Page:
During Christmas, £17billion worth of goods are said to have been bought online alone, with an expectation for £2.5billion worth of returns to come back.
With retailers and suppliers feeling increasing pressure to fine-tune their logistics and supply chain strategies in order to cope with these levels of orders, and a drastic growth in returns, retailers are under intense financial pressure to get shipments right. Every, single, time!
As a result, to get the level of performance they need from their suppliers, these retailers are increasingly turning to chargebacks. Chargebacks are fees that a retailer charges a supplier for errors as a result of not following business guidelines.
As such, they are a way for retailers to offset the additional expenses incurred if suppliers are non-compliant. Indeed, major retailers globally have been imposing much tighter controls on suppliers in the recent years to help speed up their supply chain. This squeeze on suppliers is seen in fees for late shipments, wrong bills of lading, incorrect labelling or invalid Advance Ship Notices, and many other seemingly small mistakes that can make a big impact. For some retailers, chargeback fines make up as much as 13 percent of their account revenue.
While compliance is a must, suppliers still fail to provide retailers with accurate, timely, and complete information for a number of reasons. These may include differing compliance requirements per retailer; the sheer number of protocols and systems that need to work together successfully; the number of retail trading partners a supplier deals with on a daily basis; and the overall varying IT capabilities of businesses. With all of these factors combined, there are seemingly an infinite amount of issues that can trigger a chargeback, especially during peak seasons or events.
Getting vendor compliance right will have a positive impact on the bottom line. For many suppliers the only true way to overcome the looming risk of chargebacks is to think long term and put an effective programme in place to manage against them. This should identify what triggered a chargeback, how it was calculated, and a way of indicating that a problem has occurred before the penalty is even received.
Here are seven best practices suppliers can build into a chargeback programme to successfully meet retail vendor compliance expectations:
Know the cost: Suppliers should be aware of the cost of chargebacks and ensure that chargebacks are properly detailed in their accounts to assess the true scale of the problem. In this case, what you don’t know can truly hurt you.
Grasp the details: Having insight into individual chargeback information that includes where and when a chargeback occurred and under what circumstances is critical for reducing the chargeback risk. Errors can be missing, incorrect, or non-scannable shipping labels; unauthorised product substitutions; incorrect shipping location or using the wrong shipping provider. Keeping detailed information on file will make it easier to catch small issues that could turn into something larger in the future.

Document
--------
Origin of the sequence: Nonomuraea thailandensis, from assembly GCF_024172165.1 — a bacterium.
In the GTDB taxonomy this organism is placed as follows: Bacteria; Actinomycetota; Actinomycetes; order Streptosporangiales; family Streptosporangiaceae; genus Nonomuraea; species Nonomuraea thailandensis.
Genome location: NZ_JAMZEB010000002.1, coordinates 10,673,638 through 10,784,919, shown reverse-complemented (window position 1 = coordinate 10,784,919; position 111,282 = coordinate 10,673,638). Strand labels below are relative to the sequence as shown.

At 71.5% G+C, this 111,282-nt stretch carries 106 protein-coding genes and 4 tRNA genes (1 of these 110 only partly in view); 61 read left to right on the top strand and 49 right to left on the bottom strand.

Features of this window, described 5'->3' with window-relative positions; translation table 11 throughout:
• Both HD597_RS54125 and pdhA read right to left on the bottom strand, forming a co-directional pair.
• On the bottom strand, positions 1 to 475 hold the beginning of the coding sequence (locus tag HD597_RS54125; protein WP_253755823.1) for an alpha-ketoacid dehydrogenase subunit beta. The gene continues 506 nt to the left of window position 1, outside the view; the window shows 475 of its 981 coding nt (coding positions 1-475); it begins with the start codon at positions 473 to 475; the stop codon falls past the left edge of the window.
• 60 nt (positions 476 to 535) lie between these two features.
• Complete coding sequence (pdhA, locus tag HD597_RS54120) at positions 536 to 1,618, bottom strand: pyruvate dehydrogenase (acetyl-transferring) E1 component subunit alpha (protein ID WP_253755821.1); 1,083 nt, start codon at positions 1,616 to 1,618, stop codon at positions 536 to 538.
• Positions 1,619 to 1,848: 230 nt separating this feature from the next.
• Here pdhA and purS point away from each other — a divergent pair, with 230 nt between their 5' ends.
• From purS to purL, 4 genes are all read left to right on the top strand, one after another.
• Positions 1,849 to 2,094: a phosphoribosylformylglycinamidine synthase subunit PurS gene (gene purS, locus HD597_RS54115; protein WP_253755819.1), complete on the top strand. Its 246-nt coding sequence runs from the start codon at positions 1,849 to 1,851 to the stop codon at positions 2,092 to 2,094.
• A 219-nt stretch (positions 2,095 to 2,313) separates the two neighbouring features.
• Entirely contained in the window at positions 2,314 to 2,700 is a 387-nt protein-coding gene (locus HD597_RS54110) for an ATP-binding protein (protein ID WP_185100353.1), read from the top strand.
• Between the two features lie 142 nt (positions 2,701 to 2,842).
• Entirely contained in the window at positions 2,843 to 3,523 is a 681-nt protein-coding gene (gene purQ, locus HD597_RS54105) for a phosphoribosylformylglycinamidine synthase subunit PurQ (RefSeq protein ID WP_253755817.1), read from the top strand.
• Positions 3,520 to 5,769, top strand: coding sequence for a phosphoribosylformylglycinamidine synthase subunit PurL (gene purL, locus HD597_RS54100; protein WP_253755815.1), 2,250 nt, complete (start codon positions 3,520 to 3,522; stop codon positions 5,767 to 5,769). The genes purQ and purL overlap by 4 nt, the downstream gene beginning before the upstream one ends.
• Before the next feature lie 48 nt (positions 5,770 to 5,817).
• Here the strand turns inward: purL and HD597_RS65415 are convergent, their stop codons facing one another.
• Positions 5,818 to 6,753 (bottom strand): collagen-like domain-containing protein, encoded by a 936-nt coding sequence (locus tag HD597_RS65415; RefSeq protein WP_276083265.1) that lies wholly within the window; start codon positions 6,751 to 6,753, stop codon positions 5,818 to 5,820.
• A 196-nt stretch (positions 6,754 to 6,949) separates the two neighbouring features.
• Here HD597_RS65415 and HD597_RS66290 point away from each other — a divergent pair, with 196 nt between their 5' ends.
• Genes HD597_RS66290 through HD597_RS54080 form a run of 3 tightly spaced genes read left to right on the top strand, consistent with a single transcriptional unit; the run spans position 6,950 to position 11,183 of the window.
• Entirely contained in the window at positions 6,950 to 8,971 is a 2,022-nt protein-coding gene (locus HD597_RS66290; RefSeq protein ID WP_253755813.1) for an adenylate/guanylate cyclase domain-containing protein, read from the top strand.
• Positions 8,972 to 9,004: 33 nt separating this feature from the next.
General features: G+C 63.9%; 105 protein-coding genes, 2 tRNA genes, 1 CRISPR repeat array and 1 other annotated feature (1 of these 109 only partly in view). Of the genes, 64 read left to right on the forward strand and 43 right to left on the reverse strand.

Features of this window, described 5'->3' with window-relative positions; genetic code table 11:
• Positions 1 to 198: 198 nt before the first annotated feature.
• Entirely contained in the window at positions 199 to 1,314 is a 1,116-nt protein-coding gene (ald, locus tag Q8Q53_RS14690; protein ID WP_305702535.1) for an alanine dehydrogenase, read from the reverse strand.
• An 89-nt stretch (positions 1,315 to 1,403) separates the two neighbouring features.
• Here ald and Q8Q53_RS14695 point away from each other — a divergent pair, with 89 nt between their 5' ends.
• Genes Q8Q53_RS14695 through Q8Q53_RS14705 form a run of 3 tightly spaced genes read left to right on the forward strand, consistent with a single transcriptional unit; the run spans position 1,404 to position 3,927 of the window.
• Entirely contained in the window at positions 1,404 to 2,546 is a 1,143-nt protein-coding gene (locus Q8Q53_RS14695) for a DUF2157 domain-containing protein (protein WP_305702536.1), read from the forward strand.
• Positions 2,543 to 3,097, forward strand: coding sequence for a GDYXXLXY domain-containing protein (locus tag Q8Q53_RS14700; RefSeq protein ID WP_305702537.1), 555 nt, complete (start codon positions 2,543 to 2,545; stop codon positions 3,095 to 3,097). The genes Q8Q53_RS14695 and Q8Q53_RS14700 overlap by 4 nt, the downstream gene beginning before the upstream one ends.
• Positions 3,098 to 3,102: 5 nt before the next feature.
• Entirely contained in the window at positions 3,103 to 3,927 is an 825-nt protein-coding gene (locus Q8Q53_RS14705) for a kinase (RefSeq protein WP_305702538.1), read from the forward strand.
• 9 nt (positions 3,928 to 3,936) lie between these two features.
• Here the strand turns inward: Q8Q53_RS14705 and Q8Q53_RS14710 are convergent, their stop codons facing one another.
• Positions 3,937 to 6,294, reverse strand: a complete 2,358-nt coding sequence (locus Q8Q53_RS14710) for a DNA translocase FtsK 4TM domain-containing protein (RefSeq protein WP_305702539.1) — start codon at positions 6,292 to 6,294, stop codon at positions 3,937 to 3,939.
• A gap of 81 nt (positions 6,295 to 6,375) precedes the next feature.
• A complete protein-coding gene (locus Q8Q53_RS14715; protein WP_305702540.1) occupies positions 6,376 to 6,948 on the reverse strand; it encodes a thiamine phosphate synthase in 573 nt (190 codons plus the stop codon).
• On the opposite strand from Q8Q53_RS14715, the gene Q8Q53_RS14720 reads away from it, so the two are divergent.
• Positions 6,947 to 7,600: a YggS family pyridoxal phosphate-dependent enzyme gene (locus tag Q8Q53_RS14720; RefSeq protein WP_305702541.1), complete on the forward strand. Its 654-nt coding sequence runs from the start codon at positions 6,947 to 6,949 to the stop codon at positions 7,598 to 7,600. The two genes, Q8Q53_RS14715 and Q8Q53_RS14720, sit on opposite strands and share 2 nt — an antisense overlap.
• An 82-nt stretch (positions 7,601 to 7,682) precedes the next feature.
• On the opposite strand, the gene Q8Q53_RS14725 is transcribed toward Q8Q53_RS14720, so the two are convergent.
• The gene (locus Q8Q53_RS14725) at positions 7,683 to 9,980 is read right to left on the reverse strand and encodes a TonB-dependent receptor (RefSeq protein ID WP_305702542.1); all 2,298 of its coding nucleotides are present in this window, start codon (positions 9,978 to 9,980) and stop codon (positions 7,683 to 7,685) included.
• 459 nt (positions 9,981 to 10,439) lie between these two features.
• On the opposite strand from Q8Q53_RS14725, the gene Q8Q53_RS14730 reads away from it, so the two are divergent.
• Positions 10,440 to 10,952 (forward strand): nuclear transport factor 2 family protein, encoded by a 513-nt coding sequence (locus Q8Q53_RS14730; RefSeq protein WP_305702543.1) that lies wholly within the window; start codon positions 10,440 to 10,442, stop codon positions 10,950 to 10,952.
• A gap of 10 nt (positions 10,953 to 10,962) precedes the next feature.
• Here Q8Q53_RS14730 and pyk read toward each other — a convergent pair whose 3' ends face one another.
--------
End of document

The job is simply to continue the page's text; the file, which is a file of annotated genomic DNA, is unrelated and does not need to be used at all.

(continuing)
Get the bigger picture: Use tools that can analyse and review larger chargeback trends at a dashboard level. While there is much to learn in the finer details, technology can help automate the process, helping you to find repetitive tendencies that may have previously gone unnoticed.
Understand retailers’ requirements: The truth is every retailer’s requirements are different. It is important to make sure you are clear on each and every one’s specific rules and act upon this knowledge by implementing systems that can keep pace with a broad range of retailer trading partner business rules.
Revisit requirements: It’s good practice to revisit requirements at least annually to keep chargebacks at a minimum over time and break the chargeback cycle. With chargebacks becoming more prominent, retailers’ requirements can change over time with little to no communication.
Chase up or refute chargebacks: Should a penalty be improperly applied, suppliers should arm themselves with information to support a change. The more detail you have, the better off you are in the event of a disagreement.
Invest in automation: Automation can help your business to seamlessly connect to trading partners, rapidly on board new retail customers, identify problems by exception and minimise the use of IT bandwidth. All of these items help to minimise chargebacks in one way or other.
As online shopping and return volumes grow, so do consumer expectations for products to be on the shelf or in the warehouse ready to ship at a moment’s notice. Chargebacks make for a strong incentive for suppliers to keep all the key aspects of their relationship with the retailer in check. However, even though chargebacks are common, there is no reason a supplier should suffer extensively from them.
Getting communication right can drive chargeback costs down, but when ‘perfect’ processing doesn’t go perfectly, knowing how, why, and where an issue occurred helps to proactively address discrepancies and minimise the time it takes to resolve them.